A part of that equation was the fact I was young(er) and excited for the possibilities life presented. I wanted to experience it all, to do everything, and say no to nothing. I loved the high energy pulse of urban chaos: an energy that I associated with success, importance, and a sense of making it happen ... whatever “it” was.
Despite my busy buzz, I used to feel like I hardly had any time to enjoy the things I loved: hanging out with friends, sleeping in on the weekend, visit my family, explore the latest exhibit at the art gallery, going for beach walks, meditation and just all the usual invitations for events and parties. I felt like I could hardly breath and take it all in.
And then, I learned
the importance of letting go to let in.
Life presented an opportunity to move to a smaller, sunshinier, beach town with a whooping population that struggles to meet 100,000. It was a massive change of pace and it took me months to shift gears down from my usual full throttle. I have shifted my tempo from dashing from one yoga class to the next fitting in meetings, coffees with friends and my day job all in between to a pace where there is no impetus to rush to anything or anyone.
I’m not sure if it’s the West Coast beach town life that has (finally!) gotten under my skin, but I’ve been wondering how it is that since I have un-busied my life that I have created more. A part of that shift is merely working for myself (bye-bye day job! HELLO freedom!) where I only have moi to answer to. I have opened my own yoga school, inquire + inspire, teach public yoga classes, and I’ve partnered in two companies.
The irony of it all is that since I’ve actually stopped being so busy, I have not only created more happiness, success and abundance (in all areas of my life) but more space for the little things I once thought I just didn’t have time for. I have begun to truly, madly, deeply love all those little things because those little things are what makes a big difference in my world, in my heart.
Why busyness isn’t all it’s cracked up to be and a challenge to put it behind us.
“The trouble with being in the rat race is that even if you win, you’re still a rat.” | Lily Tomlin
Being busy used to make me feel important. It made me feel like the world needed me, like somehow I was more valuable or valid when busy. Perhaps that’s why I wore it like a badge and quickly resorted to it when people asked how life was. Yet in all reality, busyness was just another addiction I clung to so I could avoid things that made me uncomfortable.
Sadly, the things I often stayed busy to avoid happened to be some of the more worth while things in life.
I recently shared an article by one of my favorite columnists, Tim Kreider, in which he divulges on the vanity of always being busy. The general gist of his rant can be caught when he says,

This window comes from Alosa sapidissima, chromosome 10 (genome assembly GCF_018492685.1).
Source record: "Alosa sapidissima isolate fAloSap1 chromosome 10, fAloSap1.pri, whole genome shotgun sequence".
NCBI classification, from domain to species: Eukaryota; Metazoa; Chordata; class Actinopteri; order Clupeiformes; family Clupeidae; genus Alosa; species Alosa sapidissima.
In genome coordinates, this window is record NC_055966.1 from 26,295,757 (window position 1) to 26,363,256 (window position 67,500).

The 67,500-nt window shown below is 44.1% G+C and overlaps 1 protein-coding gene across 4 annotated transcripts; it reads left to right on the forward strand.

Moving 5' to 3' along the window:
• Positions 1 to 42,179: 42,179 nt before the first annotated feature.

“I did make a conscious decision, a long time ago, to choose time over money, since I’ve always understood that the best investment of my limited time on earth was to spend it with people I love. I suppose it’s possible I’ll lie on my deathbed regretting that I didn’t work harder and say everything I had to say, but I think what I’ll really wish is that I could have one more beer with Chris, another long talk with Megan, one last good hard laugh with Boyd. Life is too short to be busy.”
Tim’s article is one of many pieces in a recent and widespread frustration with the perpetual busyness of life. As of late, there seems to be a general suspicion growing about the, once viable, value of always being busy. And because more questions are being asked, more answers are being found.
As it turns out, always being busy isn’t a virtue, nor is it something to respect anymore. Among many reasons for this, there are a few that stand out to me.
It can actually be a sign of an inability to manage our lives well. Though we all have seasons of crazy schedules, few people have a legitimate need to be busy ALL of the time. For the rest of us, we simply don’t know how to live within our means, prioritize correctly, or say no. “Being busy is not the same as being productive,” says Tim Ferriss, “…and is more often used as a guise for avoiding the few critically important but uncomfortable actions. Being busy is a form of laziness – lazy thinking and indiscriminate action.”
It can be indicative of a lack of confidence and self-worth. Often we stay busy to subconsciously feel important and valuable to the world around us. Sadly, this points to an ignorance of our inherent value, in that regardless of our performance in life, we are important, loved and valuable. This slippery slope typically makes us too uncomfortable with ourselves or the reality of our lives to slow down.
Busyness actually restricts professional performance and limits mental capacity. With plenty of recently published psychological and biological evidence of this, Kreider seems to capture it well in the previously cited Busy Trap when he says,
“Idleness is not just a vacation, an indulgence or a vice. It is as indispensable to the brain as vitamin D is to the body, and deprived of it we suffer a mental affliction as disfiguring as rickets. The space and quiet that idleness provides is a necessary condition for standing back from life and seeing it whole, for making unexpected connections and waiting for the wild summer lightning strikes of inspiration — it is, paradoxically, necessary to getting any work done.”
Busy often keeps us from the finer things in life. Though being busy can make us feel more alive than anything else for a time, the sensation is not sustainable long term. We will inevitably, whether tomorrow or on our deathbed, come to wish that we spent less time in the buzz of the rat race and more time actually living. Or as Seneca says in Letters from a Stoic, “There is nothing the busy man is less busied with than living, and there is nothing harder to learn.”